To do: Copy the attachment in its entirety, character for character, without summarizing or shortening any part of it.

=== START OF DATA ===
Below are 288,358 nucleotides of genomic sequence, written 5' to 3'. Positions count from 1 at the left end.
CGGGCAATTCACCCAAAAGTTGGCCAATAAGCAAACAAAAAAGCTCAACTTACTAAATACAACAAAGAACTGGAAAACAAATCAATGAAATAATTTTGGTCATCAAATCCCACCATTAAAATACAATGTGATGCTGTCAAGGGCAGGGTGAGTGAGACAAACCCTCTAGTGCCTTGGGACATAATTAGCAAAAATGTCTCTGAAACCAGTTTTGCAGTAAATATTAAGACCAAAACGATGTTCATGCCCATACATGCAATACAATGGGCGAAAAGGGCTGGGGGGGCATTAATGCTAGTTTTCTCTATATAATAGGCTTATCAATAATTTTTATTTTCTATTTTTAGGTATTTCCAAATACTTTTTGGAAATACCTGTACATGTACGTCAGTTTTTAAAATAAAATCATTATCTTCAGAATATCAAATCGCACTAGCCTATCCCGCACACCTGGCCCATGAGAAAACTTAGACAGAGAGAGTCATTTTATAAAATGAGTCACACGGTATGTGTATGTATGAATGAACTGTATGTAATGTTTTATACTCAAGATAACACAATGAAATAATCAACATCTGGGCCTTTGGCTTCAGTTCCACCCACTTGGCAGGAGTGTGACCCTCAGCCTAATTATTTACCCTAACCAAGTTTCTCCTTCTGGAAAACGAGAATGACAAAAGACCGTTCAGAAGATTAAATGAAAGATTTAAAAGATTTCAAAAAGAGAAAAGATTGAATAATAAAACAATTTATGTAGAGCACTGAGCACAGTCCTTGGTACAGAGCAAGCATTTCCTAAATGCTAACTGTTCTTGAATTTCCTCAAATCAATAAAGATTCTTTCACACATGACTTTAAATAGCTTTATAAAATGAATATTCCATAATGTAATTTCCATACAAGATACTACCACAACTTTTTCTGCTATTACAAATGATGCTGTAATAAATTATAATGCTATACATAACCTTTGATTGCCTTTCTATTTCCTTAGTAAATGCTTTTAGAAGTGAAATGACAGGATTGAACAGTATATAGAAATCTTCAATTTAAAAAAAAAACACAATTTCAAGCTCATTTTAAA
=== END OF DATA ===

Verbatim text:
Below are 288,358 nucleotides of genomic sequence, written 5' to 3'. Positions count from 1 at the left end.
CGGGCAATTCACCCAAAAGTTGGCCAATAAGCAAACAAAAAAGCTCAACTTACTAAATACAACAAAGAACTGGAAAACAAATCAATGAAATAATTTTGGTCATCAAATCCCACCATTAAAATACAATGTGATGCTGTCAAGGGCAGGGTGAGTGAGACAAACCCTCTAGTGCCTTGGGACATAATTAGCAAAAATGTCTCTGAAACCAGTTTTGCAGTAAATATTAAGACCAAAACGATGTTCATGCCCATACATGCAATACAATGGGCGAAAAGGGCTGGGGGGGCATTAATGCTAGTTTTCTCTATATAATAGGCTTATCAATAATTTTTATTTTCTATTTTTAGGTATTTCCAAATACTTTTTGGAAATACCTGTACATGTACGTCAGTTTTTAAAATAAAATCATTATCTTCAGAATATCAAATCGCACTAGCCTATCCCGCACACCTGGCCCATGAGAAAACTTAGACAGAGAGAGTCATTTTATAAAATGAGTCACACGGTATGTGTATGTATGAATGAACTGTATGTAATGTTTTATACTCAAGATAACACAATGAAATAATCAACATCTGGGCCTTTGGCTTCAGTTCCACCCACTTGGCAGGAGTGTGACCCTCAGCCTAATTATTTACCCTAACCAAGTTTCTCCTTCTGGAAAACGAGAATGACAAAAGACCGTTCAGAAGATTAAATGAAAGATTTAAAAGATTTCAAAAAGAGAAAAGATTGAATAATAAAACAATTTATGTAGAGCACTGAGCACAGTCCTTGGTACAGAGCAAGCATTTCCTAAATGCTAACTGTTCTTGAATTTCCTCAAATCAATAAAGATTCTTTCACACATGACTTTAAATAGCTTTATAAAATGAATATTCCATAATGTAATTTCCATACAAGATACTACCACAACTTTTTCTGCTATTACAAATGATGCTGTAATAAATTATAATGCTATACATAACCTTTGATTGCCTTTCTATTTCCTTAGTAAATGCTTTTAGAAGTGAAATGACAGGATTGAACAGTATATAGAAATCTTCAATTTAAAAAAAAAACACAATTTCAAGCTCATTTTAAA